Tickets:, 839-8540


New Phoenix

My Old Lady

By Israel Horovitz

When a down-on-his-luck middle-aged man inherits an apartment in Paris, he plans to solve his financial woes by selling it. He arrives on the doorstep and discovers, to his dismay, that the elderly woman living there has lifetime habitation rights under an arcane French law and she is not about to give them up. Naturally, she invites the man to stay, and before the week is out, secrets are laid bare. New Phoenix has assembled a stellar trio for this play, which Horovitz later adapted to the screen. Choose this if you like small-cast character plays, traditional narratives, and the Artie Award-winning talents of some of Buffalo’s finest.

Tickets:, 853-1334


O’Connell And Company

Gentlemen Prefer Divas

By Mary Kate O’Connell and others

This Smith Theatre productions combines the venerable Diva by Diva! with a male counterpart, Gentlemen’s Gentlemen, in one all-star cabaret celebration. Choose if you like cabaret-style entertainment rather than a “play,” singing, humor.

Tickets:, 848-0800


Road Less Traveled Productions


WNY-Premiere by Annie Baker

September 8–October 1, 2017

Young couple Elias and Jenny arrive at a mysterious B&B in Gettysburg, Pennsylvania—one brimming with watchful objects, where certain rooms are not to be entered, and certain things are better left unsaid. Road Less Traveled presents its second work from Pulitzer Prize-winner Annie Baker, and this one, which Baker says she likes better than her others because it’s “a little wilder and stranger and more personal,” flirts with the supernatural as it explores the human condition. Choose if you like atmosphere plays, don’t need a strong plotline, don’t mind long plays, or just want to know where you fall on the Annie Baker love-her-or-hate-her divide.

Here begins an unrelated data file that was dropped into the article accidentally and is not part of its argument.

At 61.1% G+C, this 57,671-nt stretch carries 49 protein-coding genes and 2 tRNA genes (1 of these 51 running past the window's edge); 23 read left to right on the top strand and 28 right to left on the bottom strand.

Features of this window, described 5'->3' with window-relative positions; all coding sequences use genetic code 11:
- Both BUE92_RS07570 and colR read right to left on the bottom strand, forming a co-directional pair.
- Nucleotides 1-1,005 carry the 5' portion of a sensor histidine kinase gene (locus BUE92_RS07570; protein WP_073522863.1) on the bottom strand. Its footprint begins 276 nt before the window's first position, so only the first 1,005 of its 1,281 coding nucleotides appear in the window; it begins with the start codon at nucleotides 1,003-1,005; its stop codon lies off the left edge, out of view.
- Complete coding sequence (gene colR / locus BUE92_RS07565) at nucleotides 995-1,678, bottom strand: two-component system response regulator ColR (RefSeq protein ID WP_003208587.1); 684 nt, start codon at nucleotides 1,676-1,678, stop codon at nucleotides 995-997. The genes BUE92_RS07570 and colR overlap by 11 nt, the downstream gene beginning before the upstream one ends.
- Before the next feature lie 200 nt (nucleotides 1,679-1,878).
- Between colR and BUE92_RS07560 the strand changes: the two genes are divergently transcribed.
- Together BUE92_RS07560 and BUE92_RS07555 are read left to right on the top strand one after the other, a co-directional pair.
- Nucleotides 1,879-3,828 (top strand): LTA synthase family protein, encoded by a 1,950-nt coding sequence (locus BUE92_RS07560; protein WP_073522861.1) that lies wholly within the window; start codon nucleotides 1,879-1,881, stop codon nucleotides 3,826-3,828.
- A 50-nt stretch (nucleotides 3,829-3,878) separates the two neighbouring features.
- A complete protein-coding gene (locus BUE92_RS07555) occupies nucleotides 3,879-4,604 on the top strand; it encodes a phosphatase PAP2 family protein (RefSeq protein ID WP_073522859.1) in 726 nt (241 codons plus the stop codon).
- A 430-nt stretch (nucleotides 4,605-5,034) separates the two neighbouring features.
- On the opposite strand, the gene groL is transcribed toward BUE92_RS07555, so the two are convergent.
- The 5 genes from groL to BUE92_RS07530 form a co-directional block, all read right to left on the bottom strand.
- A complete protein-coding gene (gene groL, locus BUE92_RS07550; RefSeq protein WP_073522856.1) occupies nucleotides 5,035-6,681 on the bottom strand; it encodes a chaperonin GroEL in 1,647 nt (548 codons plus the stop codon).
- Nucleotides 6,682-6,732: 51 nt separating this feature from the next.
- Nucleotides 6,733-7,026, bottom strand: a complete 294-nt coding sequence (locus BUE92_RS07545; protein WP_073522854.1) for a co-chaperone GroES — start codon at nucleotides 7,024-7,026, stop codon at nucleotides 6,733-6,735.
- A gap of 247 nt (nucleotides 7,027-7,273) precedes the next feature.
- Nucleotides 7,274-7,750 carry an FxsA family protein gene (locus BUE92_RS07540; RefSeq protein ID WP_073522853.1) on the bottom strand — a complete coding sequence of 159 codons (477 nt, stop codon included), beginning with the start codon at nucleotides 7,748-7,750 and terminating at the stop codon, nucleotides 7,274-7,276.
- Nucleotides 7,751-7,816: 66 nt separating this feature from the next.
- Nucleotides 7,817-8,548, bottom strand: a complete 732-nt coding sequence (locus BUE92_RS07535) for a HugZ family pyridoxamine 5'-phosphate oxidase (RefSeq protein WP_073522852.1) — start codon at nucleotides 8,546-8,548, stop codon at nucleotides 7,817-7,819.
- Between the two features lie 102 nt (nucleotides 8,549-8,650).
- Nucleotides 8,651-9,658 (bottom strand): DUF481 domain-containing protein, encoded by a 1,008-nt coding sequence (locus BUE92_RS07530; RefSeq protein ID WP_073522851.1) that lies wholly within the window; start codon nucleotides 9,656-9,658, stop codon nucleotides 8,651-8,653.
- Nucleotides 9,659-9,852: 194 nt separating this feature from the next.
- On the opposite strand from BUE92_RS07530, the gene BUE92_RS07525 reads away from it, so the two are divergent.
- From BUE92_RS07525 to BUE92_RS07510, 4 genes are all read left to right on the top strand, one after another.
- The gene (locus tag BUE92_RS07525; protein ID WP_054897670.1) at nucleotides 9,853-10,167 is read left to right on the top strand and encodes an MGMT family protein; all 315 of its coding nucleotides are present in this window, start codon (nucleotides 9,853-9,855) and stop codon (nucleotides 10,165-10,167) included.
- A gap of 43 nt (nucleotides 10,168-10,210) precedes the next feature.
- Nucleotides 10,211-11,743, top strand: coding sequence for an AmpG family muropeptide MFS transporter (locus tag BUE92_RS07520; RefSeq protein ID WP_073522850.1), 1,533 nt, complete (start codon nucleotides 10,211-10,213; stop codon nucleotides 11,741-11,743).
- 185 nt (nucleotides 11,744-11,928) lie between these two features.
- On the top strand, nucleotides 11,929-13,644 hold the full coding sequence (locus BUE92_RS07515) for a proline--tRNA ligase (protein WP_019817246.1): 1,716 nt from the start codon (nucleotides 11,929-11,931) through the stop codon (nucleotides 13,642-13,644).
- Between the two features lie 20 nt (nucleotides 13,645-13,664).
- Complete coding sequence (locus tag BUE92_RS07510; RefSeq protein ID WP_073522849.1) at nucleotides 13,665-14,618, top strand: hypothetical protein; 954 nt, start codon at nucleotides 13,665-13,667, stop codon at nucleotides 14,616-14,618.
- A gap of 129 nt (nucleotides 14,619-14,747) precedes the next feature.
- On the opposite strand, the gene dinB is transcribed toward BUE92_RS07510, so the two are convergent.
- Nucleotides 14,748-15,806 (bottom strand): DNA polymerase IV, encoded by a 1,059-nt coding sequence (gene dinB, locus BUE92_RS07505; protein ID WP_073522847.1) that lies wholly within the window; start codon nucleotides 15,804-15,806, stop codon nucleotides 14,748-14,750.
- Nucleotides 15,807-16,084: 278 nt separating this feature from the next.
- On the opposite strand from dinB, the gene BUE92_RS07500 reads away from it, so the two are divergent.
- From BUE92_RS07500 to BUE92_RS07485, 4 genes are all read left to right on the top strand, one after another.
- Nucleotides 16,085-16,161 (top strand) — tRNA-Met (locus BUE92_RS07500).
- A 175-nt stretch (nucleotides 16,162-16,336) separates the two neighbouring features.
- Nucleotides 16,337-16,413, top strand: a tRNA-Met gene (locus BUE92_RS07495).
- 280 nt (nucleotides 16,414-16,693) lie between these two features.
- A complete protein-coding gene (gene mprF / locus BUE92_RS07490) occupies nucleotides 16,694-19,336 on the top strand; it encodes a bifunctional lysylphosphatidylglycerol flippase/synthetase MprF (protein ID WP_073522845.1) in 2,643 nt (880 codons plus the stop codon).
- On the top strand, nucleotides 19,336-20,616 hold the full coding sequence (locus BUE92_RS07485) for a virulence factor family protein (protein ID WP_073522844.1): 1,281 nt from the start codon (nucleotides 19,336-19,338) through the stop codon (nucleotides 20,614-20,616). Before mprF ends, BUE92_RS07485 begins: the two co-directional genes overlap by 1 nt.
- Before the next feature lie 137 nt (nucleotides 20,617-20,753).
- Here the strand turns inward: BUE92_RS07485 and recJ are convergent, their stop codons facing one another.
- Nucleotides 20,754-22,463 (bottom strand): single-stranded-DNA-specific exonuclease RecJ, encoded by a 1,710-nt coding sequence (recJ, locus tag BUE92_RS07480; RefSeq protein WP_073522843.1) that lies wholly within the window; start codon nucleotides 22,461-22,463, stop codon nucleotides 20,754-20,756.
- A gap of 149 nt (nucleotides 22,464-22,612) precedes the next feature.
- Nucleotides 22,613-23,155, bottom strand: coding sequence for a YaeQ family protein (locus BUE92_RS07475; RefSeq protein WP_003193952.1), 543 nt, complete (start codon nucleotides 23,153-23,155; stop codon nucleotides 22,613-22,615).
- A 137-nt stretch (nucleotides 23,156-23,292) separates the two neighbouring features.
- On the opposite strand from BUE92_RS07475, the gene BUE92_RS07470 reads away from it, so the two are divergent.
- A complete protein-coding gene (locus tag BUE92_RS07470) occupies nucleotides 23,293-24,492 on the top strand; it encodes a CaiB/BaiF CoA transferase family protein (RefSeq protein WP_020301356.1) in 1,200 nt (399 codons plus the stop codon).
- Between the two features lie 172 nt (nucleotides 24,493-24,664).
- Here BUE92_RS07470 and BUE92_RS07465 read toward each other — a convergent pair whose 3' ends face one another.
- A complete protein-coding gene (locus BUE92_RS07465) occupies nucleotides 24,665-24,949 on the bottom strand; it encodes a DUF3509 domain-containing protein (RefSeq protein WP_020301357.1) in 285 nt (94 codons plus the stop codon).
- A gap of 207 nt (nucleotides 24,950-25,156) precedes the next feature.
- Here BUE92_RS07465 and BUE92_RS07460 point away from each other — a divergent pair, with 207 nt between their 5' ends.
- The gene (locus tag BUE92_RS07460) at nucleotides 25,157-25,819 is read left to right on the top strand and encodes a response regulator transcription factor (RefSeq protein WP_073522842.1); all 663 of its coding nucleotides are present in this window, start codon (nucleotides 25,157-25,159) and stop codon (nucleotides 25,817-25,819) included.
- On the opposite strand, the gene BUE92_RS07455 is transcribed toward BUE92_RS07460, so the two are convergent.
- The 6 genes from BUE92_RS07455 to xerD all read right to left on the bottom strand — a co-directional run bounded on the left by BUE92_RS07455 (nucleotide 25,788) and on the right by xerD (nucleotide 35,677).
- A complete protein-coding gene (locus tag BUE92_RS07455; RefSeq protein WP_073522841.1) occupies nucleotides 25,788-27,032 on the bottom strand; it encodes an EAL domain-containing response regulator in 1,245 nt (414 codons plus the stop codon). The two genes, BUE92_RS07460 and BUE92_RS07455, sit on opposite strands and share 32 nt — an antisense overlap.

Tickets:, 629-3069


Rocking Horse Productions At Lancaster Opera House

9 to 5: The Musical

By Patricia Resnick

Music and lyrics by Dolly Parton

9 to 5: The Musical is a high-energy adaptation based on the 1980 hit movie. Set in the late 1970s, the story might be a little dated, but the three female leads remain a trio to root for as they plot against their sexist, bigoted, egomaniac boss in the most outrageous way. And, because it’s a musical, there’s, of course, some romance, too. Choose if you like female leads, classically structured musicals, underdog stories, or the music of Dolly Parton.

Tickets:, 683-1776


Shea’s 710 Theatre

Six Dance Lessons in Six Weeks

By Richard Alfieri

If you missed O’Connell and Company’s beautiful presentation of this two-person play two seasons ago, here’s your chance to catch it—or revisit it. Starring Loretta Swit (M*A*S*H) and Broadway actor David Engel, the play follows the unlikely friendship that forms between a lonely Florida senior and the acerbic dance instructor she hires to give private lessons in her home. Choose if you like poignant stories, strong roles for older women, intimate plays, dance.

Tickets:, 1-800-745-3000            


Playwright Donna Hoke writes about theater for Spree and Forever Young. Her new comedy, Sons & Lovers, is the Curtain Up! show at Buffalo United Artists.